If you’re near a TV set or computer tonight, you might want to check out Pluto. The NASA spacecraft New Horizons will be zooming by and sending back photographs and data that will give us our first good look at the “dwarf planet” at the edge of our solar system.
The New Horizons effort is pretty cool. Nine years ago the spacecraft, which is about the size of a piano, was launched, and since then it has traveled 2.9 billion miles on its journey. Today New Horizons is closing in on Pluto and its largest moon, Charon, traveling at a rate of almost 31,000 miles per hour, snapping pictures and using its instruments to gather other data. Already it has taken the first clear picture of Pluto and Charon, with a focus vastly superior to the indistinct blobs produced by the Hubble space telescope. Eventually it will get to within 7,600 miles of Pluto’s surface.
With this Pluto flyby, human spacecraft have now visited every planet in our solar system. We should celebrate that, and also celebrate this: the New Horizons project is one of the most technologically challenging efforts NASA has ever undertaken. The spacecraft won’t be able to orbit Pluto, it will approach it edge on and then fly by. That means that New Horizons, which is traveling on an automated control path, has to hit a “keyhole” in space that’s about 60 miles by 90 miles — a remarkably precise target for a probe that is billions of miles away. If it misses, we’ll just get pictures of empty space.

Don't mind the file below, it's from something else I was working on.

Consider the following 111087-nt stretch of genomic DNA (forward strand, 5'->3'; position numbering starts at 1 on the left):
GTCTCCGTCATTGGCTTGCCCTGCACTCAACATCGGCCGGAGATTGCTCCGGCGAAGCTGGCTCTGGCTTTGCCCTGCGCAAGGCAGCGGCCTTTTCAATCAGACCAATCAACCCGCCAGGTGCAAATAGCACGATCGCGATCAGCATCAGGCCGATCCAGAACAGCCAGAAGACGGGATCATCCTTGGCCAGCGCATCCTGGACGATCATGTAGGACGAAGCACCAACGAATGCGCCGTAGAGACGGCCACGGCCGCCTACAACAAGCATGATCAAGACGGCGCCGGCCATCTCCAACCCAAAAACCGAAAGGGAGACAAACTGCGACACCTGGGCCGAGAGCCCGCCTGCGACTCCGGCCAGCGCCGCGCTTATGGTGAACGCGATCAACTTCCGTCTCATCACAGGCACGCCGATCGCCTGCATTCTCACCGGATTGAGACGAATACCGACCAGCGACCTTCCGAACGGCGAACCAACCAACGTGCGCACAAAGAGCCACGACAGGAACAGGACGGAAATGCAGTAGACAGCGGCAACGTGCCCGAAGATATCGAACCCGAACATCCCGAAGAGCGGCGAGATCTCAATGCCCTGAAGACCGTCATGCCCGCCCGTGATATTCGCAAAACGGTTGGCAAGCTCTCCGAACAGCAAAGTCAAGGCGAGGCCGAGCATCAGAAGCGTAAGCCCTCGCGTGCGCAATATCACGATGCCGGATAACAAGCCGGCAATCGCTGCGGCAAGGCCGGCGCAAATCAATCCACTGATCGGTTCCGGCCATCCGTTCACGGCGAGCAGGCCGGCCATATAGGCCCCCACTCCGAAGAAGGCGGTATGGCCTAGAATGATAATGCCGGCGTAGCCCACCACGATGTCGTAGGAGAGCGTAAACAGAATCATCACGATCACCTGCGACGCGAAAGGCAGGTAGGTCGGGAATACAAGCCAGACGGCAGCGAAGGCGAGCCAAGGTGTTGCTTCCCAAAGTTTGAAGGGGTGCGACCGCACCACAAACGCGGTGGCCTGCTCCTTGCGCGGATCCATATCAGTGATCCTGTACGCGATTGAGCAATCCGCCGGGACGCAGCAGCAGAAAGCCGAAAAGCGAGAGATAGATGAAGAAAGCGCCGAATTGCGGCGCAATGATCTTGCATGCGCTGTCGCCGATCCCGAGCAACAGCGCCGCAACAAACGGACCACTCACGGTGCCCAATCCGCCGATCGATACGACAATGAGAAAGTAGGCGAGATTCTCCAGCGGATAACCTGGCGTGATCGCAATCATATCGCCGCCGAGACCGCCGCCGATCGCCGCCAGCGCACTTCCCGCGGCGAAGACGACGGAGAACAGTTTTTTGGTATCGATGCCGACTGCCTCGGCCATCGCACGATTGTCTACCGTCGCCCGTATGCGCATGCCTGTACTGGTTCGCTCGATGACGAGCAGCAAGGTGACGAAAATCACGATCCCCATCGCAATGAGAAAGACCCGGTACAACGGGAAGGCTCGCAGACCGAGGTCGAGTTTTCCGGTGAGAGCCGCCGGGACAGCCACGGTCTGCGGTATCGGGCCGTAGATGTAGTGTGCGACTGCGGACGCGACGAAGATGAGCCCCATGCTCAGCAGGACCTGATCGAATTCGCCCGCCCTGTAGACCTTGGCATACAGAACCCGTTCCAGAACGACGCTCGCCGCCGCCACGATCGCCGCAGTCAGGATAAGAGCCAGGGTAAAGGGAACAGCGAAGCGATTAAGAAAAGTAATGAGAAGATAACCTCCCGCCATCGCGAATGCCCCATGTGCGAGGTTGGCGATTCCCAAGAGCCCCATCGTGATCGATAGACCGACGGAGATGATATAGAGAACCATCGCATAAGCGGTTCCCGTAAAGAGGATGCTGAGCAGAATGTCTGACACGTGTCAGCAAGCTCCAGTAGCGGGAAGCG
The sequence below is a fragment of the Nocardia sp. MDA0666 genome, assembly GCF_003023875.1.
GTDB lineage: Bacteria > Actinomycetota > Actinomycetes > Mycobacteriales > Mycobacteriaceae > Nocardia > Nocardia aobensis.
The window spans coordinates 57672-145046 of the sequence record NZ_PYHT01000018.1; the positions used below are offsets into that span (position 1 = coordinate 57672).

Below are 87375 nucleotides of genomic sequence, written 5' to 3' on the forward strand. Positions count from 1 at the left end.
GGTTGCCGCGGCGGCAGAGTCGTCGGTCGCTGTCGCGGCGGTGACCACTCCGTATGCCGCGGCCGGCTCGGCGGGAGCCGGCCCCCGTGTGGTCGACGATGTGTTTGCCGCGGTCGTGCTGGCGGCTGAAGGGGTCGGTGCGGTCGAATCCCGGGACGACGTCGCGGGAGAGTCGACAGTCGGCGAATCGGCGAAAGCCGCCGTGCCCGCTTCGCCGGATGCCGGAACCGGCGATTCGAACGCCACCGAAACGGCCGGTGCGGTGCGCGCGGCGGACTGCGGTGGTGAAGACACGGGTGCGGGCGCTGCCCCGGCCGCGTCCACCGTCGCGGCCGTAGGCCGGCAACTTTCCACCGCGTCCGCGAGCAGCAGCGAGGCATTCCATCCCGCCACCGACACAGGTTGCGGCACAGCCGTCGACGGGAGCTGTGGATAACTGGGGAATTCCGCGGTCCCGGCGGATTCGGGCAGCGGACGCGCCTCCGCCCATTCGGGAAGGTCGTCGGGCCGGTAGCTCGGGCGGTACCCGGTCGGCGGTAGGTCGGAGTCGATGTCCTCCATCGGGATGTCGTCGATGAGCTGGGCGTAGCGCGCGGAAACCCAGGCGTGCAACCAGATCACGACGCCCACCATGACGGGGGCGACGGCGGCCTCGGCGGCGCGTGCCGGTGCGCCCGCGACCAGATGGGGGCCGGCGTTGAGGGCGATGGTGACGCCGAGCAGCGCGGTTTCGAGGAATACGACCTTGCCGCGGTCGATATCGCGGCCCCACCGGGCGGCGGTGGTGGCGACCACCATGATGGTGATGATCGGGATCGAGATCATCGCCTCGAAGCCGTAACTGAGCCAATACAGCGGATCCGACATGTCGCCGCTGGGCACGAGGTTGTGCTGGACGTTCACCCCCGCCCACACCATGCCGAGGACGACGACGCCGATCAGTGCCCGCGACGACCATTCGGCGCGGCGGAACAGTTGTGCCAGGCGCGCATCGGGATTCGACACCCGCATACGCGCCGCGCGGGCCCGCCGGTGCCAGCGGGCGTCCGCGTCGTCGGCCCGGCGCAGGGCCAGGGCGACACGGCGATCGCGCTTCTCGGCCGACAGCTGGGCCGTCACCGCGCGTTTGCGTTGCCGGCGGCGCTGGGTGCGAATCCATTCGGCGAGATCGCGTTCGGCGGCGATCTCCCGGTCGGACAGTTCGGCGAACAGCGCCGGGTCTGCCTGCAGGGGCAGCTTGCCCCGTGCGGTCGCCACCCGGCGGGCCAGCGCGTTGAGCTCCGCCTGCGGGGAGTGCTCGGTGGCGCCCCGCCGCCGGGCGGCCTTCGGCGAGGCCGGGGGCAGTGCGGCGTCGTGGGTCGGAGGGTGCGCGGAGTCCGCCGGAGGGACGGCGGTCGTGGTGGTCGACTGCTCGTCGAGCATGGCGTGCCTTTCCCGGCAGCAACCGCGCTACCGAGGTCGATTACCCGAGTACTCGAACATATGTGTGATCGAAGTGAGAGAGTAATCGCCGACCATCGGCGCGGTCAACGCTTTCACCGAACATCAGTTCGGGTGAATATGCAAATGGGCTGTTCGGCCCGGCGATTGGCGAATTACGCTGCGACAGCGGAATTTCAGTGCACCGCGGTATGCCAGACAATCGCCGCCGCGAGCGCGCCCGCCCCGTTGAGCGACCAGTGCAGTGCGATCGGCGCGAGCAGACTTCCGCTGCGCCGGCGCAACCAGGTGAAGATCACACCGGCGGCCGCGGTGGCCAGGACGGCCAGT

Starting at about 8 p.m. tonight, engineering data will tell us whether New Horizon threaded the needle. You can access the NASA live feed here.
Some days, science and technology can be pretty awesome. This is one of those days.
Those of us over a certain age learned that Pluto was the ninth planet in the solar system, and the one farthest from the Sun. In 2006, however, Pluto was “de-planetized,” when the know-it-alls at the International Astronomical Union concluded that Pluto should be relegated to “dwarf planet” status. Pluto itself could not be reached for comment.
Since it was dissed nine years ago, tiny Pluto has stolidly borne its politically incorrect “dwarf planet” label. Still, it’s an intriguing object. It’s tiny (smaller than our Moon), its orbit is different from that of any other planet, it’s unimaginably far away (on average, 3.6 billion miles from the Sun, 40 times farther away than Earth) and its deeply mysterious because we’ve never gotten a good look at it. Even though Pluto was discovered in 1930, we still don’t have any decent picture of the object.
That’s about to change. Recently, NASA’s New Horizons spacecraft entered its Pluto exploration zone. It was launched in 2006 and has traveled more than 4 billion miles to get near Pluto. For most of that time, the spacecraft’s active systems have been “sleeping.” Now, New Horizons has been awakened, and last Sunday it began to take its first pictures of Pluto. It’s closest pass will come in July.
As New Horizons transmits its photos back to Earth, we’ll learn far more about Pluto than we’ve ever known before. I’m rooting for little Pluto, which has basically been ignored in favor of studies of Jupiter, Saturn, and Mars. I’m hoping that Pluto turns out to be the most fascinating object in the solar system. Who knows? Maybe Pluto is small and weird because it’s not a planet at all, but instead an alien spacecraft, or a marker like The Object in 2001. Probably not . . . but a Plutophile can dream.